A seemingly innocuous interview with Vegas Golden Knights free agency prize Paul Stastny actually ended up revealing quite a lot about the strange state of one of his new teammates. SinBin’s Ken Boehlke writes that Stastny, while appearing on the Golden Knight’s podcast, was asked who he believes his line mates could be this season. His answer: Alex Tuch and Erik Haula. Stastny made no mention of Vegas’ big trade deadline acquisition, Tomas Tatar, and Boehlke infers that this could mean trouble for the young forward moving forward.
If Stastny’s prediction proves true, then he, Tuch, and Haula would join the surefire top line of William Karlsson between Jonathan Marchessault and Reilly Smith in the Knights’ top six. That would leave Tatar with a bottom-six role and Vegas is not exactly shaping up to have an offensively inclined group in that bottom half. Tatar will be joined by veteran grinders Ryan Reaves, Pierre-Edouard Bellemare, and William Carrier who all seem slotted for a fourth line role. That would leave Tatar with Cody Eakin and one of a number of prospects or fringe players on the third line. Among the candidates are Oscar Lindberg, Tomas Nosek, Ryan Carpenter, Daniel Carr, Tomas Hyka, and Curtis McKenzie. None of that group truly inspires confidence as the final piece of the line with Tatar and Eakin. This begs the question: what role does Tatar have on this team?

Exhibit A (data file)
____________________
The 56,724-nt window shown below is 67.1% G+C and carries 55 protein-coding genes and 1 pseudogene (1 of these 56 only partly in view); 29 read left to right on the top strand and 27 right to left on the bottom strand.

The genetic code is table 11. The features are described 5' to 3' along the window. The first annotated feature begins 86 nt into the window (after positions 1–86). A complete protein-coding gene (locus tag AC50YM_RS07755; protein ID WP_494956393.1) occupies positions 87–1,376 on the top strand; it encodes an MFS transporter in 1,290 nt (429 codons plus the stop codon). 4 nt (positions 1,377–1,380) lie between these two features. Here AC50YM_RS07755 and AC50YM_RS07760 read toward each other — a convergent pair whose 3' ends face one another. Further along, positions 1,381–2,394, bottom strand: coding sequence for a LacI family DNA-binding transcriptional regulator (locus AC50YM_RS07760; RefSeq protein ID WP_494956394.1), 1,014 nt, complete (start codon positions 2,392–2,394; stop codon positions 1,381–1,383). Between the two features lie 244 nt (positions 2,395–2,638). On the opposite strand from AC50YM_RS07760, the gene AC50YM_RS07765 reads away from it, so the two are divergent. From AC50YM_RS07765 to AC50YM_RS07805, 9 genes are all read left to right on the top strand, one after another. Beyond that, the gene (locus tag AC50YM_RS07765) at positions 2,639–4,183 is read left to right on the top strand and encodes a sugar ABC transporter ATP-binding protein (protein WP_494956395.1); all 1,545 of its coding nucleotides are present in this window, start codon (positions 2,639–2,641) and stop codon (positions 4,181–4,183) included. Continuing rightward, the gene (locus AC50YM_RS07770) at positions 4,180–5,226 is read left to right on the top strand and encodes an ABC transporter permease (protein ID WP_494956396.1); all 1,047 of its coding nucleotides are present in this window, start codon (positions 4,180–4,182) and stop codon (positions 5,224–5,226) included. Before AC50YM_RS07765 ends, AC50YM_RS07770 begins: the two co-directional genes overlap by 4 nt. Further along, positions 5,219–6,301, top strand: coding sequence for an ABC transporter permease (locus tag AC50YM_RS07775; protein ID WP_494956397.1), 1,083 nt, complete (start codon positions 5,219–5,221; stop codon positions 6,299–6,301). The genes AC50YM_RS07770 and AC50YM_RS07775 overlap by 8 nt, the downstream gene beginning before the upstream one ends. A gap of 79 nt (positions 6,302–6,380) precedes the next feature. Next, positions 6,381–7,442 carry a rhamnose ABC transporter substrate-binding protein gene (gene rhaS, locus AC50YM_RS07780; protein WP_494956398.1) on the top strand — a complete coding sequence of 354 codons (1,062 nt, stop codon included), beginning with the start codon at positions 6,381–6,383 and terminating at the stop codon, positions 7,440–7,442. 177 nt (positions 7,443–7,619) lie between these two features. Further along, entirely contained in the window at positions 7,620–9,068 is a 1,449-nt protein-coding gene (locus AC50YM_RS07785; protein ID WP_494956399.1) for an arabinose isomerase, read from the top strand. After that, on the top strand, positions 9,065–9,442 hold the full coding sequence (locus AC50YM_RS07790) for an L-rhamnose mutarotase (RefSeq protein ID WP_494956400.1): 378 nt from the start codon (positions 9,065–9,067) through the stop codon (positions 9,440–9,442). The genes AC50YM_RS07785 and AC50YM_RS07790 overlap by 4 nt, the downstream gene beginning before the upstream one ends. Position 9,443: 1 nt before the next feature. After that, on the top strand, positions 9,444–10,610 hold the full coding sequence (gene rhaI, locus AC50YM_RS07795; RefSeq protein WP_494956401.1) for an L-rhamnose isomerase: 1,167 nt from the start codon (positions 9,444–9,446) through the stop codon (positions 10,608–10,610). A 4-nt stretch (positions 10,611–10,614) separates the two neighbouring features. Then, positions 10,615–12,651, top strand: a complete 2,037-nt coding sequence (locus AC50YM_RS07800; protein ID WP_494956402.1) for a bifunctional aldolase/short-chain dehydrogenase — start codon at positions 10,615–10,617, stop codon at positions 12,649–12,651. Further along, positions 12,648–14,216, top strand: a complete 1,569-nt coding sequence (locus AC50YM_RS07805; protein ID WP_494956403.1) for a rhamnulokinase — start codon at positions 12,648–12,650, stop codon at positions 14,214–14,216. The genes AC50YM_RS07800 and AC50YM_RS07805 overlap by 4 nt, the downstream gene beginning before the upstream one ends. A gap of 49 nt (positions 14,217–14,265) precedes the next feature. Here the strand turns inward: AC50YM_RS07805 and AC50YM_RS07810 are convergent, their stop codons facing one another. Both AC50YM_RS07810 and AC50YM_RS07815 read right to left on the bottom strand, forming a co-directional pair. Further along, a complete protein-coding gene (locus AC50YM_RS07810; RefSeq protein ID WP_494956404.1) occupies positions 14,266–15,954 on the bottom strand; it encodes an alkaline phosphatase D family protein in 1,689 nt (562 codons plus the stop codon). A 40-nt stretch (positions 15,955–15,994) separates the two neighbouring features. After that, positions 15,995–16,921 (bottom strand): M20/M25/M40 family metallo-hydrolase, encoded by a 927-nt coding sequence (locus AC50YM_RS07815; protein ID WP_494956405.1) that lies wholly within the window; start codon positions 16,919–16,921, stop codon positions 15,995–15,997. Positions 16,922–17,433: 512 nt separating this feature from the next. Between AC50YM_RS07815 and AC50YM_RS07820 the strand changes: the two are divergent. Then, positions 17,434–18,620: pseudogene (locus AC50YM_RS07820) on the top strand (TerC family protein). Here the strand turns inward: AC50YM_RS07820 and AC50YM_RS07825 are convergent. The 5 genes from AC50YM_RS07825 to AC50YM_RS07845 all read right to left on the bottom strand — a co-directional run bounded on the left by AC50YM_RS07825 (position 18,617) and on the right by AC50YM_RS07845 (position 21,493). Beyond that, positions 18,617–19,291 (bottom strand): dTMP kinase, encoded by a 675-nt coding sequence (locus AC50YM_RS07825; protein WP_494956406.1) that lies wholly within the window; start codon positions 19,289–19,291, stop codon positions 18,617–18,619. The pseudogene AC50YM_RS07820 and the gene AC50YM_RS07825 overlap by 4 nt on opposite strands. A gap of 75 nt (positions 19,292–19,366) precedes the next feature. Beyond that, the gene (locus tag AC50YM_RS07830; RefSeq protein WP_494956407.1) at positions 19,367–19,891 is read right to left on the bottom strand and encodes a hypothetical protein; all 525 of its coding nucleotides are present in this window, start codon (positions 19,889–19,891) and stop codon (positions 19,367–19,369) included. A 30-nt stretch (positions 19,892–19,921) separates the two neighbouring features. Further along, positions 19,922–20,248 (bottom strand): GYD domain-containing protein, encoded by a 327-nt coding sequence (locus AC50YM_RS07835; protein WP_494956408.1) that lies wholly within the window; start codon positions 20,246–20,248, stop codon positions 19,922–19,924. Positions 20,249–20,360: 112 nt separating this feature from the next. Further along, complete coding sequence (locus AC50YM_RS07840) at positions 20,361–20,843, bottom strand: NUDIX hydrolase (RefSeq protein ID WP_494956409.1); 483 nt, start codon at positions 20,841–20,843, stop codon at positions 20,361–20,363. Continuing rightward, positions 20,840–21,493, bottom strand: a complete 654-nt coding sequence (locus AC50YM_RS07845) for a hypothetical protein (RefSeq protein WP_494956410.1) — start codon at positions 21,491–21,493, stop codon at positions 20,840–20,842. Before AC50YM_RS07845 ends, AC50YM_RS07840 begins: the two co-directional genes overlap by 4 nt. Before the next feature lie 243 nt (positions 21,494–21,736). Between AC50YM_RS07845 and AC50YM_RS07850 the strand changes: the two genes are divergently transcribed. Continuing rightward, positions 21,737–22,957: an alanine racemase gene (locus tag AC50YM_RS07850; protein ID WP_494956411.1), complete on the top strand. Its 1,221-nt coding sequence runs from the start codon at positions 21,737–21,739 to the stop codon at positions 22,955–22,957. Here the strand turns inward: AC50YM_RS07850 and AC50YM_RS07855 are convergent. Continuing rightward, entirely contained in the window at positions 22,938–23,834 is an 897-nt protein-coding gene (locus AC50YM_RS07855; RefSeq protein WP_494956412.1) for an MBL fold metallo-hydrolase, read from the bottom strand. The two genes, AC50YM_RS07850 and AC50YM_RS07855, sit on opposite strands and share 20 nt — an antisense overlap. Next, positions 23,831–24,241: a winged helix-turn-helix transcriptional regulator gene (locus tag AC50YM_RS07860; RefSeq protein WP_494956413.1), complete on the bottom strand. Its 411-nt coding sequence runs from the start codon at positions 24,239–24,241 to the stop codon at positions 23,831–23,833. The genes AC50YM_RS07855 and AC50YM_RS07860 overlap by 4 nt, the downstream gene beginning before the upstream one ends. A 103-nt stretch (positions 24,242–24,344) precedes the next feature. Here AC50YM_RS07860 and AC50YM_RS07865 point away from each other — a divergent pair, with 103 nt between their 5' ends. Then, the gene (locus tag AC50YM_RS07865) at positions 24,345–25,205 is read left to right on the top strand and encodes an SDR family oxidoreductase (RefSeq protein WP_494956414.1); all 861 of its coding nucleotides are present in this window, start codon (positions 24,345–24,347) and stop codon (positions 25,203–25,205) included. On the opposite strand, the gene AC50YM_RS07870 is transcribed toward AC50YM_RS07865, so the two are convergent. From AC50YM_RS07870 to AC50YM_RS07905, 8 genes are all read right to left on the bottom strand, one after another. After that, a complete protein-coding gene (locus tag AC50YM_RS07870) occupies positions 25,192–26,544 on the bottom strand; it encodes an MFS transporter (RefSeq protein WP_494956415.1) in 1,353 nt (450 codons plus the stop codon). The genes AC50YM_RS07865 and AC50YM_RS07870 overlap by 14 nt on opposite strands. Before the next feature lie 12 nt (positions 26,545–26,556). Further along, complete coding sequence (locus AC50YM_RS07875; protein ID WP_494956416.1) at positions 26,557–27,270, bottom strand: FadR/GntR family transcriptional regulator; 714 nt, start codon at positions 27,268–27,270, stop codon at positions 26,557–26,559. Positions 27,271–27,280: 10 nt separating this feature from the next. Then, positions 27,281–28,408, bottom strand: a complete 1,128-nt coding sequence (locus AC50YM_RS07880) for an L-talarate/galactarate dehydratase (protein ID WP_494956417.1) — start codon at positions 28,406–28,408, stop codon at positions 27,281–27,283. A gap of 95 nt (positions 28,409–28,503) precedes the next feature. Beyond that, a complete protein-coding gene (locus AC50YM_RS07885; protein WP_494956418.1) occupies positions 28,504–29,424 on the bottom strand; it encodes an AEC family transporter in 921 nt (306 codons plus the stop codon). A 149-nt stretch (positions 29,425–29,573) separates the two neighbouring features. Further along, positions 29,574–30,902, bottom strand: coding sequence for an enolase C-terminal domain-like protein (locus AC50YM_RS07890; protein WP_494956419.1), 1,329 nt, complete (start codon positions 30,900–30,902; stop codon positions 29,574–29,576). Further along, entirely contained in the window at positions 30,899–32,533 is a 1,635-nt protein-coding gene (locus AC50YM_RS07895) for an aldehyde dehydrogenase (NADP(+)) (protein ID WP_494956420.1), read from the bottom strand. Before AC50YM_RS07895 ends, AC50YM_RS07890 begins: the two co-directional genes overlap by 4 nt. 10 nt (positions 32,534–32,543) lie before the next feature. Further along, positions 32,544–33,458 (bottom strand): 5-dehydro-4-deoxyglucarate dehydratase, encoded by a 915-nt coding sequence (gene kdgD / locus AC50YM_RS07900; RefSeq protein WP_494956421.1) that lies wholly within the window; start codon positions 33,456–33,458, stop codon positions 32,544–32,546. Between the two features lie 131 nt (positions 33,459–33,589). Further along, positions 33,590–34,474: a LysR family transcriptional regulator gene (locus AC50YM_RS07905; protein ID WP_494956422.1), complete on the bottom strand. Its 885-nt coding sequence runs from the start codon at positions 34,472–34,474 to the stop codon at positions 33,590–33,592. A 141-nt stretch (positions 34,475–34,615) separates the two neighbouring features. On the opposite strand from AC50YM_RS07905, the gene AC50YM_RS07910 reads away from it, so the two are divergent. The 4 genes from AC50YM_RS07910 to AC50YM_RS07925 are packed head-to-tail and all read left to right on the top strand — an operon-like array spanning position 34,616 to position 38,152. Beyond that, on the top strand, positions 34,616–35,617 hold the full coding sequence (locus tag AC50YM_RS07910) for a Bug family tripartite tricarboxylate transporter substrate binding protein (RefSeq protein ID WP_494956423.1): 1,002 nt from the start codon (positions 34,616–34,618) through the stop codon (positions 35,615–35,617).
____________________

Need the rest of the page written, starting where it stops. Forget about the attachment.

Even if you don’t put much stock in Stastny’s comments, there is no doubting that Tatar has been less than impressive since being traded to Vegas from the Detroit Red Wings. The three-time 45+ point scorer only registered six points in 20 games down the stretch for the Knights and was a frequent healthy scratch in the postseason, adding just two points in eight games. Tatar is a strong possession player who has proven to be a capable goal scorer in the past, but lacks the two-way game to make a living in a checking role. At $5.3MM, in addition to the trade cost of three high draft picks, it is hard to imagine that Vegas wants to play him in that role either. Tatar needs to find a fit on this roster, either on the second line with Stastny or as a transformative presence on the third line. The Golden Knights are far more shallow up front this season than they were last year and can hardly afford to deal with ineffective or inconsistent play from their biggest trade investment to date. If Tatar does struggle, he may easily wind up wearing out his welcome with the Knights as he did with the Red Wings.